A 38 year old woman presents to the ER with 1 week of fevers and malaise. Serum creatinine 1 year ago was 54 micromol/L. 2 days ago when measured in a walk in clinic it was 97 micromol/L. In the ER, her blood pressure is 160/104 mm Hg and serum creatinine is 173 micromol/L. Urinalysis reveals 3+ protein and 3 + blood. Her microscopy shows red blood cells and red blood cell casts.
What would be in your differential diagnosis? What tests would you order at this point?
This patient has acute renal failure. Given the associated hypertension, proteinuria and hematuria, this patient appears to have the nephritic syndrome. The presence of red blood cell casts make us much more confident about the diagnosis of a glomerulonephritis.
We believe this woman has a glomerulonephritis, but the differential diagnosis still remains broad. It would include, but is not limited to, such conditions as:
- Lupus Nephritis
- Post-streptococcal glomerulonephritis
- ANCA (Anti-Neutrophil Cytoplasmic Antibody) -associated vasculitis, such as:
- Wegener’s Granulomatosis
- Microscopic Polyangiitis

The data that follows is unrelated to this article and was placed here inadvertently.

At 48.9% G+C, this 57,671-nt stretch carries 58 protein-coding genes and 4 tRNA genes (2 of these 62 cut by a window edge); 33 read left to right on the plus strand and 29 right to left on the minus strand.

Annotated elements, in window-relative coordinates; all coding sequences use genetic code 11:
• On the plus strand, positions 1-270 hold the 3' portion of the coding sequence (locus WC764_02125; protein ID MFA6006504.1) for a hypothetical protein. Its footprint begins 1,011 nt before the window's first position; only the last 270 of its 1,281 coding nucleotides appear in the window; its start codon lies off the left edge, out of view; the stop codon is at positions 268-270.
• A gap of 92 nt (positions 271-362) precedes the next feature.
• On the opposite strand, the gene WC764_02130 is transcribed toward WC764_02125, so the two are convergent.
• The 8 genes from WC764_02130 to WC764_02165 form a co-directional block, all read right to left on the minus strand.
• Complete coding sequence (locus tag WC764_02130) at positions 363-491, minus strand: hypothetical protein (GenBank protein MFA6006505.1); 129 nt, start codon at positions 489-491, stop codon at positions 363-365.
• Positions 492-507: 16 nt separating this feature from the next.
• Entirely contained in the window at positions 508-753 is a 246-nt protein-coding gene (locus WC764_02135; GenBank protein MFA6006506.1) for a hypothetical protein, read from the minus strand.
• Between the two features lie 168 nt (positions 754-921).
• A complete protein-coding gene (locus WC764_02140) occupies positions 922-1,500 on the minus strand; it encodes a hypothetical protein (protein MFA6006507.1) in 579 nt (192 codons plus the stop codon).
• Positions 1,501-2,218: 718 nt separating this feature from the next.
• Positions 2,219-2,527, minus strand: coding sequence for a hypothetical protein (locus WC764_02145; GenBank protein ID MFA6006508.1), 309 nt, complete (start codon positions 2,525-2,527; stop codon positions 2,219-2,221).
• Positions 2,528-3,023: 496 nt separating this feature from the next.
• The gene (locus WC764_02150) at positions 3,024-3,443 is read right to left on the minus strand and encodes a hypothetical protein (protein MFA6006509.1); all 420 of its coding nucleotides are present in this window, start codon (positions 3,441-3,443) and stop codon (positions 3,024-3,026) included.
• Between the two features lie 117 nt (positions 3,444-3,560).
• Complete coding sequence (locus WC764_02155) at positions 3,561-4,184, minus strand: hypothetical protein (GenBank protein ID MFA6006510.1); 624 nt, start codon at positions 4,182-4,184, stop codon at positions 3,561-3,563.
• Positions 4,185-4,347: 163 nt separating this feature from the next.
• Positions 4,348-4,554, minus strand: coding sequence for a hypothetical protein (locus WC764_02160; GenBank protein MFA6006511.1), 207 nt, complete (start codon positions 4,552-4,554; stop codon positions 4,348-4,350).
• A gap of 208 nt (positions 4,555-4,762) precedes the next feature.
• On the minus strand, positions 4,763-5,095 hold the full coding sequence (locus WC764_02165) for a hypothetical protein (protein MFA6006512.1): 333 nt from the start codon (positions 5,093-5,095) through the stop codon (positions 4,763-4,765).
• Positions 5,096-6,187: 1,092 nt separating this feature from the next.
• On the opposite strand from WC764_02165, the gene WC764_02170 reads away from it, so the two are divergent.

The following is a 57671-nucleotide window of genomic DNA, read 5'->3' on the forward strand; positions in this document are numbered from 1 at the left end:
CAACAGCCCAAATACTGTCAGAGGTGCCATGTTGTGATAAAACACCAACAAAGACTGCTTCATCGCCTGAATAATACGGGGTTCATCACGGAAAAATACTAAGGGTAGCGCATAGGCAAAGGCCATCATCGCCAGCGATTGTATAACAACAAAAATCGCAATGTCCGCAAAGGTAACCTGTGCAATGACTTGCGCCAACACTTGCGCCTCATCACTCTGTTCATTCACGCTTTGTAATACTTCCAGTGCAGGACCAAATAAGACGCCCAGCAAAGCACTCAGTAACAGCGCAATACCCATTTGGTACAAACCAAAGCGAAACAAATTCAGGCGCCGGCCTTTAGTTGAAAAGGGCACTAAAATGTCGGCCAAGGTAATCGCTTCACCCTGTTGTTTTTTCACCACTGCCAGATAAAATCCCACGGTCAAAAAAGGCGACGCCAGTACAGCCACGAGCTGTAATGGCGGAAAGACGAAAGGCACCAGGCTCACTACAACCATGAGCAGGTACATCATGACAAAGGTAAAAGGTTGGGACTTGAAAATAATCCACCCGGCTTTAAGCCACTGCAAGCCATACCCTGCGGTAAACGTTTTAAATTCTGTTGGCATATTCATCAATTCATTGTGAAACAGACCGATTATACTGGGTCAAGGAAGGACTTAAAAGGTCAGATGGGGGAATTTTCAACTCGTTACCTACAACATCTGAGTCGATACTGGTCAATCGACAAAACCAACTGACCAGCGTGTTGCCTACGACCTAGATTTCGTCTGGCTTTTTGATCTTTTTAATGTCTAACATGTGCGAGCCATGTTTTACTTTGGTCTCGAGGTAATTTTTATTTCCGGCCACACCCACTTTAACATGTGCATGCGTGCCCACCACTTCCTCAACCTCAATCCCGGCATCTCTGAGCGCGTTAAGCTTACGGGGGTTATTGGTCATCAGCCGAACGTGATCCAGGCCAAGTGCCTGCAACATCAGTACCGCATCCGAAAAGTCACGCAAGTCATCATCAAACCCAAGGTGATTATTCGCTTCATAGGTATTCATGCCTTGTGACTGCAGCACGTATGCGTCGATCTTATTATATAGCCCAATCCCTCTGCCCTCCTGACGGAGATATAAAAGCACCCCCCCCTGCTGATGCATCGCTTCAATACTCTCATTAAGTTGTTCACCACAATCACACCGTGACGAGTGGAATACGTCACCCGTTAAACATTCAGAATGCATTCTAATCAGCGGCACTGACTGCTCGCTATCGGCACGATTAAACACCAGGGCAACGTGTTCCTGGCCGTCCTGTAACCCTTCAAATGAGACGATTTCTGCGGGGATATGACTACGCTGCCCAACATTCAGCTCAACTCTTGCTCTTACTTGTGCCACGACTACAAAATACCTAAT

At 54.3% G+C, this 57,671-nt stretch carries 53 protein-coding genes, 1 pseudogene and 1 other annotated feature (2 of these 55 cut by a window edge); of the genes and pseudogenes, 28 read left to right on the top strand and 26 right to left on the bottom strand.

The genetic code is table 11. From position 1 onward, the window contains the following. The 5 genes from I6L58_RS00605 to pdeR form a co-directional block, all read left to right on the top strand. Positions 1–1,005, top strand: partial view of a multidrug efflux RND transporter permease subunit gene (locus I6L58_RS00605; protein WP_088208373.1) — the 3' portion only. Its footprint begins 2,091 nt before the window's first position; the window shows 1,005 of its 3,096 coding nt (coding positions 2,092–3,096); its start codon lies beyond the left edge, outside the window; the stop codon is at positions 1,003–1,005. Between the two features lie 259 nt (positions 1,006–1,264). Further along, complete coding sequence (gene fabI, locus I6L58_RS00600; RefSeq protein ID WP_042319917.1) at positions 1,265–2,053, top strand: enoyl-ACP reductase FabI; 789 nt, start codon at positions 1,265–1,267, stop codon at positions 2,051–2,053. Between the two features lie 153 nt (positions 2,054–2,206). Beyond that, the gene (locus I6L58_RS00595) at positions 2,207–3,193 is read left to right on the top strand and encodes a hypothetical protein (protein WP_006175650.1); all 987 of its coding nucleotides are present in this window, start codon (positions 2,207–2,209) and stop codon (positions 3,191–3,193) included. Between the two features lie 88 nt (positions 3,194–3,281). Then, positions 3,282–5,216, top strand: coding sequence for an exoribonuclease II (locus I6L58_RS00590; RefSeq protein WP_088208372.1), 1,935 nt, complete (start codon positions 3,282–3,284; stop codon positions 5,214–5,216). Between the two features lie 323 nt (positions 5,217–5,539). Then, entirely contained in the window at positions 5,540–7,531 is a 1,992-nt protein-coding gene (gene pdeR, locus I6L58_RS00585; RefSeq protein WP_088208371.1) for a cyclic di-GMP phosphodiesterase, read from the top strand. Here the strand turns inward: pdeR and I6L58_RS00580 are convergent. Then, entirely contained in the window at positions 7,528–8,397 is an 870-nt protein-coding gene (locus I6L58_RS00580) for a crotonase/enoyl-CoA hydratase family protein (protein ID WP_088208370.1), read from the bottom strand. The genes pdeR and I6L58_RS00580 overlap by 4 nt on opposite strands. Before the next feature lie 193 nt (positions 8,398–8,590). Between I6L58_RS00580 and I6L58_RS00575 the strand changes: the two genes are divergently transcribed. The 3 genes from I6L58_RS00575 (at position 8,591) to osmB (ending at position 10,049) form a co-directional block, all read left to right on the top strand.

- Renal-limited vasculitis
- Anti-Glomerular Basement Membrane (Anti-GBM):
- Antibody disease
- Goodpasture’s disease (if associated with pulmonary hemorrhage)
- IgA Nephritis
- Henoch-Schonlein Purpura
- Endocarditis-associated glomerulonephritis
- Cryoglobulinemic glomerulonephritis
In order to help make a specific diagnosis, a variety of tests can be ordered, though individual nephrologists may not include all of these in the initial workup. These could include:
- Anti-nuclear antibody (ANA)
- C3 and C4 (complements)
- P-ANCA (perinuclear ANCA)
- C-ANCA (cytoplasmic ANCA)
- Anti-GBM (glomerular basement membrane) antibody
- Hepatitis C antibody
Additional testing might also be necessary to look for other manifestations of the underlying disease. For example, in patients with ANCA vasculitis or Goodpasture’s disease, one might find pulmonary hemorrhage – therefore a chest x-ray would be useful.
In the setting of acute renal failure and a rapidly rising creatinine, most nephrologists will also order a CBC +/- a blood film to consider the diagnosis of Hemolytic Uremic Syndrome (HUS) and/or Thrombotic Thrombocytopenia Purpura (TTP). They will generally also order a serum protein immunoelectrophoresis to consider the diagnosis of multiple myeloma with acute cast nephropathy.
In acute renal failure, you would also want to look for potential complications of renal failure and would therefore order:
- Electrolytes (especially K and HCO3)
Given that most of these patients will require a kidney biopsy, one should consider INR and PTT as well as a renal ultrasound.